The Case for South-South Cooperation on Peace and Development (2019)

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EXECUTIVE SUMMARY “THE CASE FOR SOUTH-SOUTH COOPERATION ON PEACE AND DEVELOPMENT”

By Dr. Isabel de Siqueira, BRICS Policy Center

As we approach the Second High-level United Nations Conference on South-South Cooperation (BAPA+40), South-South Cooperation (SSC) faces a much different political world than that of its first meeting in 1978. While there was no mention of peace in that first plan of action, the United Nations 2030 Agenda, approved in 2015, makes peace and development intrinsically connected. Moreover, the Sustainable Development Goals (SDGs) place a premium in a global partnership for development and reinforces the role of SSC in that partnership. With estimates that by 2030—the same deadline set to achieve the SDGs—over half of the world’s population will be living in countries affected by high levels of violence, with the majority in the Global South, there is a window of opportunity for Southern countries to advance an agenda for peace and development (P&D). Most importantly, as we take note of the positive contributions of SSC in past decades, this document shows that SSC on P&D is already taking place and that there is much to be known about these initiatives, especially if Southern countries are to make use of this political momentum.

This document takes two steps and makes two general, related arguments: we mobilize existing cases of SSC on P&D and suggest this valuable knowledge needs to be systematized and made accessible, so that SSC can be better equipped to address the P&D challenges that are now at the center of the international political agenda. In addition, this document scrutinizes the notions of peace, sustaining peace, P&D and the positions of some Southern countries and organizations relative to these notions and SDG16 on peaceful, just and inclusive societies. With that, we generally identify an opportunity and a risk: the document suggests not only SSC can contribute to P&D but, more importantly, that SSC may do so in its own way. SSC on P&D has been influenced by SSC principles and values, which are importantly connected to more holistic approaches to P&D.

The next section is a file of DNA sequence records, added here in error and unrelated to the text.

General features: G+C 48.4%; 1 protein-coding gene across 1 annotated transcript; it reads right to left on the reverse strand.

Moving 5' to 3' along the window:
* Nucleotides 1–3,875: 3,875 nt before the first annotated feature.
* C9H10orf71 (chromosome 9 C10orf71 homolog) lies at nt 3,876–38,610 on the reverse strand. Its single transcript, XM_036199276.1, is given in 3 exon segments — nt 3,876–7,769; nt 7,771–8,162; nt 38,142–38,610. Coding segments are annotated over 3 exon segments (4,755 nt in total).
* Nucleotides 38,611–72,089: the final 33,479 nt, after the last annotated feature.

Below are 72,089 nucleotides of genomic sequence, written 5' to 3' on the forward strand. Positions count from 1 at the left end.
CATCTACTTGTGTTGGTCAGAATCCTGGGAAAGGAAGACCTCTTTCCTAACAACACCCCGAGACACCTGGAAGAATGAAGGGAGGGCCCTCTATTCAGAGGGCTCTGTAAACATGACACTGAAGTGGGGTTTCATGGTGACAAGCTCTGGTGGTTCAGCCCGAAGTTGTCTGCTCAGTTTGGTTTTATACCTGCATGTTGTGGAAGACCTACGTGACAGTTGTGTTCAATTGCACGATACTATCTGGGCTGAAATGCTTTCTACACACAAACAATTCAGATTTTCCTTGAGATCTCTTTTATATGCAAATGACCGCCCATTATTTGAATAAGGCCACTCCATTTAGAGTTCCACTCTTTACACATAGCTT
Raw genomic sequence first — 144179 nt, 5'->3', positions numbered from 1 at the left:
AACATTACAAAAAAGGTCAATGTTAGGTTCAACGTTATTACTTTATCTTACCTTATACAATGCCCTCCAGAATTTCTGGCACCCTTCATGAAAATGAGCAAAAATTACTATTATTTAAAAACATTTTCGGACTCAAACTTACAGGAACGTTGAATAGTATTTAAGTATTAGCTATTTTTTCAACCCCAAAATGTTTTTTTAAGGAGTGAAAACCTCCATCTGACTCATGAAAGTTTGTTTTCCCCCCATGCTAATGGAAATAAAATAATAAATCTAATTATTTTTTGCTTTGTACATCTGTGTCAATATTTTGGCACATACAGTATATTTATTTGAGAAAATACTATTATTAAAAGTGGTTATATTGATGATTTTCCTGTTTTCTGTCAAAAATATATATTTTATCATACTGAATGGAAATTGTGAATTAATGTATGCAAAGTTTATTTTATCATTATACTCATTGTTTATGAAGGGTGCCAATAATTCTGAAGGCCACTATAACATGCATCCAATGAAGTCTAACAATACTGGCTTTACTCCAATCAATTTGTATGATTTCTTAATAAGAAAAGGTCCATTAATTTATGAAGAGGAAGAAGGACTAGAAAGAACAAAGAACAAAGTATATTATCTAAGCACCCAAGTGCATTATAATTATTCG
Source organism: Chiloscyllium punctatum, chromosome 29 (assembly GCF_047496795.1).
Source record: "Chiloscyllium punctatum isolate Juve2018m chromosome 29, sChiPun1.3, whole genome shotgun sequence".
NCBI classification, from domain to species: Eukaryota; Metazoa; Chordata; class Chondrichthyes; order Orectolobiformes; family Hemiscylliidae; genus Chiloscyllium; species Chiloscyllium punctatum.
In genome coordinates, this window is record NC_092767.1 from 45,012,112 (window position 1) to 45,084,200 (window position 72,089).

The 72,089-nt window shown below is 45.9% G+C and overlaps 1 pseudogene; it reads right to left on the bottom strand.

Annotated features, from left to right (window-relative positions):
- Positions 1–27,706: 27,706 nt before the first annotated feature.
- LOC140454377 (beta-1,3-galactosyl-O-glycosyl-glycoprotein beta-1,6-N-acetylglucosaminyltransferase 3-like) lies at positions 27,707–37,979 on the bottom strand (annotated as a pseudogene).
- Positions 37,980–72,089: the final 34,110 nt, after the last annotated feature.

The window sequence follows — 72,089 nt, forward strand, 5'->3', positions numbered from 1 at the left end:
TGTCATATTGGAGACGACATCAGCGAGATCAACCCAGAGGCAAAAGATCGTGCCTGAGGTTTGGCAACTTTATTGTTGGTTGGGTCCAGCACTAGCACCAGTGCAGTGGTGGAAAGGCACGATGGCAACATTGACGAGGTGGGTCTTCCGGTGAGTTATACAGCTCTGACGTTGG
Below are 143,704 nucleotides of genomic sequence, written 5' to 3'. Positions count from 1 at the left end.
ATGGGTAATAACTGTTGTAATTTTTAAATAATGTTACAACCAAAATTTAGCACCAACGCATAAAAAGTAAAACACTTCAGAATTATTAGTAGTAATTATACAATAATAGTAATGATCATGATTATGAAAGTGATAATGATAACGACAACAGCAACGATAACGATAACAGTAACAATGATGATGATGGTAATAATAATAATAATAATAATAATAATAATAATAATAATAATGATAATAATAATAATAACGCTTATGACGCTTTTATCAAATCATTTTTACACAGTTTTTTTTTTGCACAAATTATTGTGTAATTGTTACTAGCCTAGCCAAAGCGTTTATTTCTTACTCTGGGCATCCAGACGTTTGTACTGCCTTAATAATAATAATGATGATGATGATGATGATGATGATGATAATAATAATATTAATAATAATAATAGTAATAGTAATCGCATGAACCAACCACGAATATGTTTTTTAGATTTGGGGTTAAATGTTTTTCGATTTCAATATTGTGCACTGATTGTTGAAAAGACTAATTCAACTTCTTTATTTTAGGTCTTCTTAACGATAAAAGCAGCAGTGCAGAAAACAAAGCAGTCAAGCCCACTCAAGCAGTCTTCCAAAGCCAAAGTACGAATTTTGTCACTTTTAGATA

Therefore, not addressing the role of SSC on P&D risks that not only might SSC fail to occupy the important role it can occupy in the global partnership for the SDGs and, consequently, for P&D, but it might also lose momentum by not facing the challenge that is becoming central to the current international agenda.

We consider SSC initiatives on P&D and SSC values and principles and how they connect to specific views on peace, P&D and SDG16 to make specific recommendations for BAPA+40. We recommend first and foremost that SSC actors turn their attention in decisive ways to P&D – because this is already being done to some extent with considerable positive results; most Southern actors have stated their desire to take part in engaging with P&D initiatives; and there is a window of opportunity for doing it and doing it well.

We also specifically recommend that the understanding of results not be restricted to traditional views on effectiveness but be open to coherence, which invokes principles, values and commitments already present in the field. In addition, we recommend that SSC M&E systems rely equally on qualitative and quantitative analysis, and that SSC bodies study the potential for further cross-regional cooperation. Finally, the document recommends Southern countries clearly express their commitment to sustaining peace and SDG16, even if that means offering caveats, because a cohesive discourse can lead to more coherent cooperation and strengthen SSC as a block in terms of cooperation modalities. This means that Southern countries should leverage this momentum to discuss international responsibilities over P&D, that is, the responsibilities of actors beyond national borders, which means social justice on a global scale. It also means Southern countries in SSC should not shy away from discussing politics and geopolitics, as history has shown that an apparent avoidance in the recent past has cost important opportunities to further Southern countries’ interests. More importantly, because P&D is highly political, reducing it to technical issues would mean replicating business-as-usual.

 

ABOUT THE AUTHOR

Isabel Rocha de Siqueira is a senior researcher on international development at the BRICS Policy Center (BPC), Rio de Janeiro, Brazil, and a lecturer at the International Relations Institute at Pontifical Catholic University of Rio de Janeiro (IRI/ PUC-Rio). She has a PhD in International Relations (Department of War Studies, King’s College London) and has recently authored a book published by Routledge, in addition to articles in Third World Quarterly, International Political Sociology and Global Governance. Her work focuses on diverse social components of development, state fragility, P&D and the power of numbers in global governance. She works on P&D at the BPC and coordinates research on SDG16 at IRI, with funding from CNPq, Brazil. She has been a member of the Global South Thinkers on Peace and Development group since its establishment in 2018.